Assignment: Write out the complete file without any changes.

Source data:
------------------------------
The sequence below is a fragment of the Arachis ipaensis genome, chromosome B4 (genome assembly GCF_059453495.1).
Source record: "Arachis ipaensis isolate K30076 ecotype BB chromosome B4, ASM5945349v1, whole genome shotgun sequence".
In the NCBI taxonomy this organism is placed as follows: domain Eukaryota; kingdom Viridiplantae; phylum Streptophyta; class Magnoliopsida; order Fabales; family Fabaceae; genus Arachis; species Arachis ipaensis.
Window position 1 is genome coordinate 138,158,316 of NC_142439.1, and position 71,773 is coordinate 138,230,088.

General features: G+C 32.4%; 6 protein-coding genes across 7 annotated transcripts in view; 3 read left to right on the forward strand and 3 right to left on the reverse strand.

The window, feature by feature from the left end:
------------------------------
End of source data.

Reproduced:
The sequence below is a fragment of the Arachis ipaensis genome, chromosome B4 (genome assembly GCF_059453495.1).
Source record: "Arachis ipaensis isolate K30076 ecotype BB chromosome B4, ASM5945349v1, whole genome shotgun sequence".
In the NCBI taxonomy this organism is placed as follows: domain Eukaryota; kingdom Viridiplantae; phylum Streptophyta; class Magnoliopsida; order Fabales; family Fabaceae; genus Arachis; species Arachis ipaensis.
Window position 1 is genome coordinate 138,158,316 of NC_142439.1, and position 71,773 is coordinate 138,230,088.

General features: G+C 32.4%; 6 protein-coding genes across 7 annotated transcripts in view; 3 read left to right on the forward strand and 3 right to left on the reverse strand.

The window, feature by feature from the left end: